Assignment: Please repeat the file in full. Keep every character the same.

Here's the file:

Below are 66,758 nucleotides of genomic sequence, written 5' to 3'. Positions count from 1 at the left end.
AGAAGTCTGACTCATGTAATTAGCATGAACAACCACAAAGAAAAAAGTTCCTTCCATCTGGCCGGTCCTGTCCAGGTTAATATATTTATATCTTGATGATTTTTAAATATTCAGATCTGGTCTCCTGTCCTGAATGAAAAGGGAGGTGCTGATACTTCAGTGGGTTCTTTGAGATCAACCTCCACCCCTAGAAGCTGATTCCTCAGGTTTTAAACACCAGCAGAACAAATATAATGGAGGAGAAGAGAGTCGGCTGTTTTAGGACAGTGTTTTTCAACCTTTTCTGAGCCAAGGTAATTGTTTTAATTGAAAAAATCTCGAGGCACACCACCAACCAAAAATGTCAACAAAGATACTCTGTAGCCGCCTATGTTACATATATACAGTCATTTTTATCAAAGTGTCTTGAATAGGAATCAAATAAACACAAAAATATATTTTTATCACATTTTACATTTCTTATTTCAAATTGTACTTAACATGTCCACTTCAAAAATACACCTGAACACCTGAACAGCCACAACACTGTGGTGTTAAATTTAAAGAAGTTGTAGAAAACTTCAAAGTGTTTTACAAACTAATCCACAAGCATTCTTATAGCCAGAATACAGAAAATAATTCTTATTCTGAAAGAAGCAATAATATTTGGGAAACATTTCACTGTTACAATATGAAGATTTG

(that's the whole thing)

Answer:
Below are 66,758 nucleotides of genomic sequence, written 5' to 3'. Positions count from 1 at the left end.
AGAAGTCTGACTCATGTAATTAGCATGAACAACCACAAAGAAAAAAGTTCCTTCCATCTGGCCGGTCCTGTCCAGGTTAATATATTTATATCTTGATGATTTTTAAATATTCAGATCTGGTCTCCTGTCCTGAATGAAAAGGGAGGTGCTGATACTTCAGTGGGTTCTTTGAGATCAACCTCCACCCCTAGAAGCTGATTCCTCAGGTTTTAAACACCAGCAGAACAAATATAATGGAGGAGAAGAGAGTCGGCTGTTTTAGGACAGTGTTTTTCAACCTTTTCTGAGCCAAGGTAATTGTTTTAATTGAAAAAATCTCGAGGCACACCACCAACCAAAAATGTCAACAAAGATACTCTGTAGCCGCCTATGTTACATATATACAGTCATTTTTATCAAAGTGTCTTGAATAGGAATCAAATAAACACAAAAATATATTTTTATCACATTTTACATTTCTTATTTCAAATTGTACTTAACATGTCCACTTCAAAAATACACCTGAACACCTGAACAGCCACAACACTGTGGTGTTAAATTTAAAGAAGTTGTAGAAAACTTCAAAGTGTTTTACAAACTAATCCACAAGCATTCTTATAGCCAGAATACAGAAAATAATTCTTATTCTGAAAGAAGCAATAATATTTGGGAAACATTTCACTGTTACAATATGAAGATTTG